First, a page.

A lot of writers have a love hate relationship with settings. It’s almost like settings are a necessary evil because stories can’t exist without them but fleshing them out is not the easiest thing to do. Breathing life into characters is fun and gratifying. When people ask you about the book we are writing, we can’t wait to jump right into descriptions about the intricate plots and sexy characters. Settings become an after thought. It doesn’t have to be this way. There are things we can do to bring our settings to life and make creating them a little less painful.
It was a dark and stormy night… Although this opener gives the reader a hint of the setting, this line is more like setting a scene. Always be aware of the difference. The place where your story takes place is the setting. Are your characters in Atlanta, Detroit, or Seattle. Does your short story take place in a botanical garden or a prison? And it doesn’t stop there.
How do your characters interact with their setting? Traffic in Atlanta is terrible. So what if your main character is an impatient mother of three that has to get her kids to school and drive across town to a job where her boss does not tolerate tardiness. Oh, and she has been late to work four times this month. How does that setting affect her actions and emotions? What if your main character grew up in Phoenix Arizona? He played golf in high school and at a local college. But he meets a woman, the love of his life, and after college he follows her to her hometown of Seattle? How does our golf playing hero of the desert cope with living in a cold and rainy city where he can only play golf a few months out of the year? And the setting can assist your story with mood and tone too. The moods and tones will be drastically different in stories set in botanical gardens and prisons.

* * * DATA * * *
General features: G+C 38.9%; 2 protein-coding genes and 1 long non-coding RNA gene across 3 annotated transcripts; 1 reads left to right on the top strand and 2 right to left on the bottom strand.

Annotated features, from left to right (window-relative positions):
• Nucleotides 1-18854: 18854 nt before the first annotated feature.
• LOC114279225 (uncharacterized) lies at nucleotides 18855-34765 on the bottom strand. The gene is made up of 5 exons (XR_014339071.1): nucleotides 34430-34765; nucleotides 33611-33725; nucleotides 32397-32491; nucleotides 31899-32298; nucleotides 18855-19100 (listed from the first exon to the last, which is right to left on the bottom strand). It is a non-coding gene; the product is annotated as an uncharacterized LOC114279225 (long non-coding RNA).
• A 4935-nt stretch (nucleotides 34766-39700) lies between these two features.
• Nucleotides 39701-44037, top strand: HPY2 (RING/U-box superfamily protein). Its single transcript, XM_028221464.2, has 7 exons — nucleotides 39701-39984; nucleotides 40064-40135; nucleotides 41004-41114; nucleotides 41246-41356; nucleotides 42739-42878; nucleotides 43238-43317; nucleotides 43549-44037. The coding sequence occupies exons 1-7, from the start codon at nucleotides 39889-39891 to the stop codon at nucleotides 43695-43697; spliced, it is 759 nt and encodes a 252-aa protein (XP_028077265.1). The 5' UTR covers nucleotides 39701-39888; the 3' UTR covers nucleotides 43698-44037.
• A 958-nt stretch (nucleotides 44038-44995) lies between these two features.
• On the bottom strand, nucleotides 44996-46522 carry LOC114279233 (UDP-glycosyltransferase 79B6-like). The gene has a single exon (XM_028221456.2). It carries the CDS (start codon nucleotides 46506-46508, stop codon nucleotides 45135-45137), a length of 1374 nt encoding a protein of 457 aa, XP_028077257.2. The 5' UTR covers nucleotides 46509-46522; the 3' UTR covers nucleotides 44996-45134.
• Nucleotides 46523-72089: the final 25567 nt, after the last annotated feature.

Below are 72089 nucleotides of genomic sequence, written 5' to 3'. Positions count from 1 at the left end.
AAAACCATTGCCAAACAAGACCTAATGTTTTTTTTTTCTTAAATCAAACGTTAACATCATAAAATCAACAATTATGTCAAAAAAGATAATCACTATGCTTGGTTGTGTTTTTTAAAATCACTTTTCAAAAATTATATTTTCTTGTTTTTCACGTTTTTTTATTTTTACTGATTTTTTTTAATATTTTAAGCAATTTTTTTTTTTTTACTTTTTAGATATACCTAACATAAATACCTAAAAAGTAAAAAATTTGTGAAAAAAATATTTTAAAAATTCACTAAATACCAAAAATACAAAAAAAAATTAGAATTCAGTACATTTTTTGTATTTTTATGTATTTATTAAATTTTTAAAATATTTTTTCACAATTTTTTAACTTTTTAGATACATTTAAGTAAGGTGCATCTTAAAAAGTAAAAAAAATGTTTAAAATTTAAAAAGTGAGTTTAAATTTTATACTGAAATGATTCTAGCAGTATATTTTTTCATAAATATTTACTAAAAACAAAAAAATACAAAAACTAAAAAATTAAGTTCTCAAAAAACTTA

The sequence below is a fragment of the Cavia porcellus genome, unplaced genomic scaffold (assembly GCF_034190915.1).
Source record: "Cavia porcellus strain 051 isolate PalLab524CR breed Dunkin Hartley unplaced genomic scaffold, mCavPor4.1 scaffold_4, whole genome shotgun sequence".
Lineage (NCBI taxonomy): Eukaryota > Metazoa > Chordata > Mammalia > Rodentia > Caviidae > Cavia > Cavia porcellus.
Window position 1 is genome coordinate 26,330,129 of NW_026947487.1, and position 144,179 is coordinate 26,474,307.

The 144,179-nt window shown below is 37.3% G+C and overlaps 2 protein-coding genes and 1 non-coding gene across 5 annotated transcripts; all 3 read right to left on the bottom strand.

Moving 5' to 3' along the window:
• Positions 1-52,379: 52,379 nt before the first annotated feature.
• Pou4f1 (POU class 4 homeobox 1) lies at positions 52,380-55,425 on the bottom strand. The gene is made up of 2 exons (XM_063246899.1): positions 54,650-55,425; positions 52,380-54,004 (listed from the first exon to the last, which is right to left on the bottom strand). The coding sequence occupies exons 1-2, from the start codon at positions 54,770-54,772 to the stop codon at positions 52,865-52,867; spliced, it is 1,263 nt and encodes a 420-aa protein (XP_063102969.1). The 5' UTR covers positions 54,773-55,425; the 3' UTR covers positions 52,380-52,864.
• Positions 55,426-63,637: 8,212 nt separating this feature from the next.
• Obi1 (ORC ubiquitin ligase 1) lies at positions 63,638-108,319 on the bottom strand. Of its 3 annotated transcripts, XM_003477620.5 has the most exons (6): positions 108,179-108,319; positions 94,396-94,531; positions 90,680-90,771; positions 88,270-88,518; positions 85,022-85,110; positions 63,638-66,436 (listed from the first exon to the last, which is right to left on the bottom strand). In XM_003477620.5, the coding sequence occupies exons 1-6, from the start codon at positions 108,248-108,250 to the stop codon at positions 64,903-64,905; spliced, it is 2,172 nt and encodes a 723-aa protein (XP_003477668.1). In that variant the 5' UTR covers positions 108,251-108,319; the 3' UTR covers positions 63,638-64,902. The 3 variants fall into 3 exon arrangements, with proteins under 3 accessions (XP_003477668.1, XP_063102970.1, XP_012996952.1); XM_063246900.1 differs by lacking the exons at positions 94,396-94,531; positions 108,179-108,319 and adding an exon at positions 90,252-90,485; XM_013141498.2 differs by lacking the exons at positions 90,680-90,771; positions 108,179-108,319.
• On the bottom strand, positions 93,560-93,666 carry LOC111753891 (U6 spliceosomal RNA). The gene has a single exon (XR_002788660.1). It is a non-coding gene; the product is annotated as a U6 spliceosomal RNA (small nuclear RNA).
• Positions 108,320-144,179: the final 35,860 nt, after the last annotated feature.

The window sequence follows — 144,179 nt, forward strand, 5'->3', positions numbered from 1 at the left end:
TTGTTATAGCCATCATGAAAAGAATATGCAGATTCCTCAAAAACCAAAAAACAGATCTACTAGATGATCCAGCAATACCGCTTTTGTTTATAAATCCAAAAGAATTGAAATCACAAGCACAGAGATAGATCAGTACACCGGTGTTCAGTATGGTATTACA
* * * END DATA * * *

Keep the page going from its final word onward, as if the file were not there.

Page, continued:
When you sit down to work on your next setting, take as much care as you do when creating characters. The geography, climate, and politics of your setting will help you with your plot, characters, and story overall. THink about it, have fun with it.
~ Write On